“Ensure children always wear a helmet when riding a bike,” the NSC website said. “Teach children the rules of the road; ride on the right side and in single file, and come to a complete stop before crossing a street.”

Lastly, the NSC includes two tips to help keep children safe during the school year.

“Many school-related injuries are completely preventable,” the NSC website said. “Two major ones are backpack injuries and playground injuries.”

For backpack safety they recommend, choosing a backpack with an ergonomical design that enhances safety and comfort. Avoid overstuffing a backpack; it should weigh no more than 10 to 20 percent of the child’s body weight. Have children use both straps when wearing a backpack to evenly distribute the weight.

When looking for a playground, avoid those with hard surfaces. Children under 4 years old should not use climbing equipment and parents should closely watch over children.




All of this week's top headlines to your email every Friday.


 
 

 

D-M first sergeants stand for Airmen

Things are not always as they appear, especially when it comes to D-M’s “diamond wearers”. In the U.S. Air Force, first sergeant is not a rank, but a special duty held by a senior enlisted member who reports directly to the unit commander. This billet is held by individuals of pay grades E-7 through E-9...
 
 

D-M Airman defuses situation downrange

One of the biggest defense mechanisms of any expeditionary air base is the ability to launch aircraft to neutralize threats. Several 380th Air Expeditionary Wing agencies are charged with getting air operations back up and running as soon as possible should the flightline or runway be attacked. The 380th Civil Engineer Squadron Explosive Ordnance Disposal...
 
 

“It is my duty as a pararescueman to save life…”

Eight Airmen from the 48th Rescue Squadron at D-M were first responders on a 19 vehicle accident involving more than 20 people on Interstate 10 near Picacho Peak, Ariz., Oct. 29. Six pararescueman, a combat rescue officer and a communications specialist were driving through a dust storm with reduced visibility after jump training in Eloy,...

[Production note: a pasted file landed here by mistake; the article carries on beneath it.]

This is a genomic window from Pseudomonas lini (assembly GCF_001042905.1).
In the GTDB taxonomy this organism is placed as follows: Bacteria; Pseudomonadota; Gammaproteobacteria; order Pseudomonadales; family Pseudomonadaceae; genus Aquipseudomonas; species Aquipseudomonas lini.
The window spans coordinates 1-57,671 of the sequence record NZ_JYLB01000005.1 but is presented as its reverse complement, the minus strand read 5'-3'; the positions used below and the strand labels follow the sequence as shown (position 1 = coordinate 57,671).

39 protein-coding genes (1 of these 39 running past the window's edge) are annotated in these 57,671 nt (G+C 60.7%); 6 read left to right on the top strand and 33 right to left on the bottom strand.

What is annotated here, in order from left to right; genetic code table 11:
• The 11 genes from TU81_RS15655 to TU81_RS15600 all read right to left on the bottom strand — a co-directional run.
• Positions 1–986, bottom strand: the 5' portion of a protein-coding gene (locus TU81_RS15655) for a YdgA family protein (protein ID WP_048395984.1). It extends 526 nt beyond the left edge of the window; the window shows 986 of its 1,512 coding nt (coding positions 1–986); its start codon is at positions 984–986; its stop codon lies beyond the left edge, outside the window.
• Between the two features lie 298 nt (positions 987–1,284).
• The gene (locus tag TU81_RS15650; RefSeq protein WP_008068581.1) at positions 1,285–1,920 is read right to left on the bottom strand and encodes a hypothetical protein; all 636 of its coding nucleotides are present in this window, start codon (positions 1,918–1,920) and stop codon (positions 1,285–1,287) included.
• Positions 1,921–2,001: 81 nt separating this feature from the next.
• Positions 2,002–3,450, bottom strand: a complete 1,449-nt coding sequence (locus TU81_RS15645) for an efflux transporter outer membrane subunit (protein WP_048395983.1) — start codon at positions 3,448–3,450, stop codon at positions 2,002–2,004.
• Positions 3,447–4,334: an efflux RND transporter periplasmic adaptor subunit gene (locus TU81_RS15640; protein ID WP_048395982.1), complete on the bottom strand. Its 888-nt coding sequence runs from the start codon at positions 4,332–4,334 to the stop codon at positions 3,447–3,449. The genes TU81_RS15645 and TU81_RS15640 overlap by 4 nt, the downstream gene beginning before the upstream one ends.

Pilot for a Day: Dana Morgan

The 43rd Electronic Combat Squadron hosted nine-year-old Dana Morgan as an honorary Pilot for a Day here March 14. Dana smiles after a ride in a fire truck with Airman 1st Class Joshua Scully, 355th Civil Engineer Squadron firefighter. Pilot for a Day is a program which allows children, who have serious or chronic conditions,...
 
 
(U.S. Air Force photos by Senior Airman Sivan Veazie)

Auto Hobby Shop saves DLT money on repairs

The 355th Force Support Squadron offers a service to help D-M Airmen and families cut down costly vehicle repairs. The Auto Hobby Shop here offers technical services, auto towing, tune-ups and several of other services at a low...
 
 
SARA_pict

Southern Arizona Rocketry Association to hold Annual Winter Rocket Launch

The Southern Arizona Rocketry Association (SARA) has scheduled its 10th annual winter rocket launch, Desert Heat 2014, for March 29-30 at 3250 N. Reservation Road at the Tucson International Modelplex Park Association. Rockets ...
 




0 Comments


Be the first to comment!


Leave a Reply

Your email address will not be published. Required fields are marked *

You may use these HTML tags and attributes: <a href="" title=""> <abbr title=""> <acronym title=""> <b> <blockquote cite=""> <cite> <code> <del datetime=""> <em> <i> <q cite=""> <strike> <strong>


Directory powered by Business Directory Plugin